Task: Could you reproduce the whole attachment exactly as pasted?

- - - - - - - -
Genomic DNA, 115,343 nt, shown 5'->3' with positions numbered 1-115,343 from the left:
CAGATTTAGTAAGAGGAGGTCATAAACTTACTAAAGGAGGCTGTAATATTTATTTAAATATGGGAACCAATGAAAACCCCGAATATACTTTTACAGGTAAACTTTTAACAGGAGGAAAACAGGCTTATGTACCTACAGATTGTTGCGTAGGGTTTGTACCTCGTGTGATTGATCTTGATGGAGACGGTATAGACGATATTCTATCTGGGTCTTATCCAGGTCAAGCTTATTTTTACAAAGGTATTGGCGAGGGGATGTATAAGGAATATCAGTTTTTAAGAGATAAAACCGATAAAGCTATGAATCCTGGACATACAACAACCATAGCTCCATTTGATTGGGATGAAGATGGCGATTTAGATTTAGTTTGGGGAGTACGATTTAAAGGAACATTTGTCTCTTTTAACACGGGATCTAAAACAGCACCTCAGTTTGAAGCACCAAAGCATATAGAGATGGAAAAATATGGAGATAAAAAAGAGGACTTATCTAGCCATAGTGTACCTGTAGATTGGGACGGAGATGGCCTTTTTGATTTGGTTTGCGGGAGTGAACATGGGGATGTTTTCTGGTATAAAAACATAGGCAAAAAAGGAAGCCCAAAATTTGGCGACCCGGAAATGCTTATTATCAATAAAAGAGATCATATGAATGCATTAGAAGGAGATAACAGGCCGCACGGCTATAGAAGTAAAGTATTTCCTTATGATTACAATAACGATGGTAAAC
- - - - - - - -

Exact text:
Genomic DNA, 115,343 nt, shown 5'->3' with positions numbered 1-115,343 from the left:
CAGATTTAGTAAGAGGAGGTCATAAACTTACTAAAGGAGGCTGTAATATTTATTTAAATATGGGAACCAATGAAAACCCCGAATATACTTTTACAGGTAAACTTTTAACAGGAGGAAAACAGGCTTATGTACCTACAGATTGTTGCGTAGGGTTTGTACCTCGTGTGATTGATCTTGATGGAGACGGTATAGACGATATTCTATCTGGGTCTTATCCAGGTCAAGCTTATTTTTACAAAGGTATTGGCGAGGGGATGTATAAGGAATATCAGTTTTTAAGAGATAAAACCGATAAAGCTATGAATCCTGGACATACAACAACCATAGCTCCATTTGATTGGGATGAAGATGGCGATTTAGATTTAGTTTGGGGAGTACGATTTAAAGGAACATTTGTCTCTTTTAACACGGGATCTAAAACAGCACCTCAGTTTGAAGCACCAAAGCATATAGAGATGGAAAAATATGGAGATAAAAAAGAGGACTTATCTAGCCATAGTGTACCTGTAGATTGGGACGGAGATGGCCTTTTTGATTTGGTTTGCGGGAGTGAACATGGGGATGTTTTCTGGTATAAAAACATAGGCAAAAAAGGAAGCCCAAAATTTGGCGACCCGGAAATGCTTATTATCAATAAAAGAGATCATATGAATGCATTAGAAGGAGATAACAGGCCGCACGGCTATAGAAGTAAAGTATTTCCTTATGATTACAATAACGATGGTAAAC